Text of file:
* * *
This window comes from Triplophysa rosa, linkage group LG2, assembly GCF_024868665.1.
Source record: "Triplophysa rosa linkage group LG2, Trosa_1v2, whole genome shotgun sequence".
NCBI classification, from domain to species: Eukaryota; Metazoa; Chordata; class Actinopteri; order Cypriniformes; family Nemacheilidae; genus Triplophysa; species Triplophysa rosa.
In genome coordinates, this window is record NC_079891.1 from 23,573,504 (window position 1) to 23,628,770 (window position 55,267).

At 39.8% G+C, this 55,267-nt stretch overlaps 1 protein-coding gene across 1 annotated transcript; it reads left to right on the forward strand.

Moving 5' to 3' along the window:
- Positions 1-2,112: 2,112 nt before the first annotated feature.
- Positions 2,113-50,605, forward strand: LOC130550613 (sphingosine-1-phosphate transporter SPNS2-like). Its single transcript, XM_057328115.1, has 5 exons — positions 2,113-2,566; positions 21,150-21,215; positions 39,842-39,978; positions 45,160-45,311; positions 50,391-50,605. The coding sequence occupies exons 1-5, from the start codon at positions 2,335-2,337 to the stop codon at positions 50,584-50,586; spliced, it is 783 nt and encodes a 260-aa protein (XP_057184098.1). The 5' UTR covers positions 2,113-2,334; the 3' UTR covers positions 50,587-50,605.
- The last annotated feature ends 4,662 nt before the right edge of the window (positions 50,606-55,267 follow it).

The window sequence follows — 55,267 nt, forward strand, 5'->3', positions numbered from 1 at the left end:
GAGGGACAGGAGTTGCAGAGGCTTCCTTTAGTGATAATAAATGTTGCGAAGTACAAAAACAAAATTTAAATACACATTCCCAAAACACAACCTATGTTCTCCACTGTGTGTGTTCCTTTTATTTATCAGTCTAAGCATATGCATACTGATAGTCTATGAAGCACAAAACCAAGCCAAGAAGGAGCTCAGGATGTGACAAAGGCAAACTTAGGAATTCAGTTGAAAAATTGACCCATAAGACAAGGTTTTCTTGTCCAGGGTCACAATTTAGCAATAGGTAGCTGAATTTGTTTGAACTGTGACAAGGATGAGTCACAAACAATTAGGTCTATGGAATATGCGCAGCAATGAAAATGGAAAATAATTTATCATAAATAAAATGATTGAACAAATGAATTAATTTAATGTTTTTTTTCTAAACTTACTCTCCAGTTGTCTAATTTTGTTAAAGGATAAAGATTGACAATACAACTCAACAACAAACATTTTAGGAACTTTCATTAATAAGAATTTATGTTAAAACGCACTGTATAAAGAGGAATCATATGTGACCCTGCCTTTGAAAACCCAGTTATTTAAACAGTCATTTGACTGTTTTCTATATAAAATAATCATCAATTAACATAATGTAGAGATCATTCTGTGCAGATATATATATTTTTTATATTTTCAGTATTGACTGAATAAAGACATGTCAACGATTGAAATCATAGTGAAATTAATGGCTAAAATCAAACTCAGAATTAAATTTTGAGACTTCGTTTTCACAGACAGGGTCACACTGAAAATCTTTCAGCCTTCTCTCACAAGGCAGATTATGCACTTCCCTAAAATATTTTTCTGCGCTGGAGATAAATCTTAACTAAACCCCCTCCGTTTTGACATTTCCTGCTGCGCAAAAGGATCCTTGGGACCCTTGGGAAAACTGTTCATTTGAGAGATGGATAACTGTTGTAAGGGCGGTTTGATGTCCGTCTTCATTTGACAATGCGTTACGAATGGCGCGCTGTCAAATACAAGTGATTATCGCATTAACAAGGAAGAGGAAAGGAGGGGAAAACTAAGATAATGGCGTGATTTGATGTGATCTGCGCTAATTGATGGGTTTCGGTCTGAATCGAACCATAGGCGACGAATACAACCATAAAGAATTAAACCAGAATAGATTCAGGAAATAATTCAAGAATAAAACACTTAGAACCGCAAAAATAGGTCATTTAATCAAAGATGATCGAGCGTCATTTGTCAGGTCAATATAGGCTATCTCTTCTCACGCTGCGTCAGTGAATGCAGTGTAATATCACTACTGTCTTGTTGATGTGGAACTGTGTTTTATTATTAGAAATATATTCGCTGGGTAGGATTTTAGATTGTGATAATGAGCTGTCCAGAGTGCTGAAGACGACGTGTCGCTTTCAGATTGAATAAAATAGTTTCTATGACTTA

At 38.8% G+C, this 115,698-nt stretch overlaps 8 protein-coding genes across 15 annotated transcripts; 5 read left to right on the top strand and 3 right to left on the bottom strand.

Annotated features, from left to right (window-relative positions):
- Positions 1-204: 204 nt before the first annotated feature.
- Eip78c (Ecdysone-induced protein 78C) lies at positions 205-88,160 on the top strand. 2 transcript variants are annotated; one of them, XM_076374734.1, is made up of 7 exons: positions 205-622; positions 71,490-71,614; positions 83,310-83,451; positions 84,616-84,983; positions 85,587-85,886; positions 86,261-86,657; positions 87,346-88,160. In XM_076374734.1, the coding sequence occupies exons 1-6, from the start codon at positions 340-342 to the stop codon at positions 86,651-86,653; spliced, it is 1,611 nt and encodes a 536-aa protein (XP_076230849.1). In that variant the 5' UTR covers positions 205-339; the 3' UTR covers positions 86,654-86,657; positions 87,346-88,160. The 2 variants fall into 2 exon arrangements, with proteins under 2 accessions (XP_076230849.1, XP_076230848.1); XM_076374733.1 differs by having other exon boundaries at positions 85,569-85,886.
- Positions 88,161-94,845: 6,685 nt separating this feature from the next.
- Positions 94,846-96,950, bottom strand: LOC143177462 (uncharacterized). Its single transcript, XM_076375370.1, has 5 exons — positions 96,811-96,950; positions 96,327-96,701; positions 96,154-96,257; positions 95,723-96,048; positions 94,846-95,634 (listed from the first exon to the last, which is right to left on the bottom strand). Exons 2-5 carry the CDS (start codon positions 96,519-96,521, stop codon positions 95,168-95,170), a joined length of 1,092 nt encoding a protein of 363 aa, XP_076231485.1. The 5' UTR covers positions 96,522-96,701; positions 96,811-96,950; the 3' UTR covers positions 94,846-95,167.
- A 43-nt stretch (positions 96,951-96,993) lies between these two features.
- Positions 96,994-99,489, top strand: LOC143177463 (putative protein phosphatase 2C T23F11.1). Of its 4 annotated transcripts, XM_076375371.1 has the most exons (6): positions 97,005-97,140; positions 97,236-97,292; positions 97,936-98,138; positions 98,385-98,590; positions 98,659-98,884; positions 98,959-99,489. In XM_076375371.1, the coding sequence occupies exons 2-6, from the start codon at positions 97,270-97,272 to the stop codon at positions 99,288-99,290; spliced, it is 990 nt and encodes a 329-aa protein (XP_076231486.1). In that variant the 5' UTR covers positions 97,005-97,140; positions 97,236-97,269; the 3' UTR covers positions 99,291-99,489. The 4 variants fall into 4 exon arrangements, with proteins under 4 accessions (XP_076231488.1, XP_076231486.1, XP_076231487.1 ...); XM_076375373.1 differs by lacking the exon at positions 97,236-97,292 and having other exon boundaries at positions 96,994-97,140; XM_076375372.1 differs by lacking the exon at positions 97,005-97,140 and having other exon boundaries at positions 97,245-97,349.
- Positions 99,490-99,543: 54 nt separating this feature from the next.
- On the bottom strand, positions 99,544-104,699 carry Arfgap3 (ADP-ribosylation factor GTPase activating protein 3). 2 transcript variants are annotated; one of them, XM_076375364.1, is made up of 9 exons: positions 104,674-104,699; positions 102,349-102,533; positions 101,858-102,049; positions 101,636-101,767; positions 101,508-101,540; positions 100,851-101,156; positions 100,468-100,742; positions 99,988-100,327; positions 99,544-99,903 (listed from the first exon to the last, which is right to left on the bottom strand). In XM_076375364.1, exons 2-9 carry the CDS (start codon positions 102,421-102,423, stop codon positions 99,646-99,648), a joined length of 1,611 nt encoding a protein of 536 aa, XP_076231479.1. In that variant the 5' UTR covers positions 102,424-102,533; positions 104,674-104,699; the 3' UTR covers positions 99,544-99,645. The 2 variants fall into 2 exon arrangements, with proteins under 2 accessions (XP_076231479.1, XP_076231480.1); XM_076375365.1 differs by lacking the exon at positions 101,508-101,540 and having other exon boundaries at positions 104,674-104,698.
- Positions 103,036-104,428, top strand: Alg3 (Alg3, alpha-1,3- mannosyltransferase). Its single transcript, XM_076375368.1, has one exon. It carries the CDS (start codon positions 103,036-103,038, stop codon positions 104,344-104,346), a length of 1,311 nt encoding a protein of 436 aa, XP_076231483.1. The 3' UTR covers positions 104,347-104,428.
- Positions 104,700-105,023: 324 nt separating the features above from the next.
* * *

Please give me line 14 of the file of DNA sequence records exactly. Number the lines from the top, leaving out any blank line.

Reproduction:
- Positions 1-204: 204 nt before the first annotated feature.